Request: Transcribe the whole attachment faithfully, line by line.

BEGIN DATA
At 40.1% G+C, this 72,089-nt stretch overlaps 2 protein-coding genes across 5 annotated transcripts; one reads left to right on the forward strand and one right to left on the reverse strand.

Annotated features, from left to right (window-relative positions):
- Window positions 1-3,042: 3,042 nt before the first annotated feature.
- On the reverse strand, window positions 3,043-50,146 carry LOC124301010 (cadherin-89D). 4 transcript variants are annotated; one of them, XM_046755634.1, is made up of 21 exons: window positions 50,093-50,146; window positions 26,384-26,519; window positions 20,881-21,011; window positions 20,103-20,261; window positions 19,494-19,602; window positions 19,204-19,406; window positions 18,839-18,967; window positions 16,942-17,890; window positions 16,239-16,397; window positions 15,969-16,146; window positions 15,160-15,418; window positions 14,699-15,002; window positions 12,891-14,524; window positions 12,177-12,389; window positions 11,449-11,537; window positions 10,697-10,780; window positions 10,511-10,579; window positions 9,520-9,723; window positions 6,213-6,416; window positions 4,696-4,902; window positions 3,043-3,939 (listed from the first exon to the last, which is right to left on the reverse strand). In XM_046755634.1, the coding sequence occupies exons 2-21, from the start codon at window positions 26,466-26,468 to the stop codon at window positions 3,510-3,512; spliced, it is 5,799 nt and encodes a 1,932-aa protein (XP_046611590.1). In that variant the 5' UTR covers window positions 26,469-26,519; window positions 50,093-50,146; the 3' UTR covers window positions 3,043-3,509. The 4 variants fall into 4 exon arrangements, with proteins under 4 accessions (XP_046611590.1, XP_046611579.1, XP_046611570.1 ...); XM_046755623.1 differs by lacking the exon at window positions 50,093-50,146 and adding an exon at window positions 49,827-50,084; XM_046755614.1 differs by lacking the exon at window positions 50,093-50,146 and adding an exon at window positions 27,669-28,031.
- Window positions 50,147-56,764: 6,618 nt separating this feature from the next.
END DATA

At 40.1% G+C, this 72,089-nt stretch overlaps 2 protein-coding genes across 5 annotated transcripts; one reads left to right on the forward strand and one right to left on the reverse strand.

Annotated features, from left to right (window-relative positions):
- Window positions 1-3,042: 3,042 nt before the first annotated feature.
- On the reverse strand, window positions 3,043-50,146 carry LOC124301010 (cadherin-89D). 4 transcript variants are annotated; one of them, XM_046755634.1, is made up of 21 exons: window positions 50,093-50,146; window positions 26,384-26,519; window positions 20,881-21,011; window positions 20,103-20,261; window positions 19,494-19,602; window positions 19,204-19,406; window positions 18,839-18,967; window positions 16,942-17,890; window positions 16,239-16,397; window positions 15,969-16,146; window positions 15,160-15,418; window positions 14,699-15,002; window positions 12,891-14,524; window positions 12,177-12,389; window positions 11,449-11,537; window positions 10,697-10,780; window positions 10,511-10,579; window positions 9,520-9,723; window positions 6,213-6,416; window positions 4,696-4,902; window positions 3,043-3,939 (listed from the first exon to the last, which is right to left on the reverse strand). In XM_046755634.1, the coding sequence occupies exons 2-21, from the start codon at window positions 26,466-26,468 to the stop codon at window positions 3,510-3,512; spliced, it is 5,799 nt and encodes a 1,932-aa protein (XP_046611590.1). In that variant the 5' UTR covers window positions 26,469-26,519; window positions 50,093-50,146; the 3' UTR covers window positions 3,043-3,509. The 4 variants fall into 4 exon arrangements, with proteins under 4 accessions (XP_046611590.1, XP_046611579.1, XP_046611570.1 ...); XM_046755623.1 differs by lacking the exon at window positions 50,093-50,146 and adding an exon at window positions 49,827-50,084; XM_046755614.1 differs by lacking the exon at window positions 50,093-50,146 and adding an exon at window positions 27,669-28,031.
- Window positions 50,147-56,764: 6,618 nt separating this feature from the next.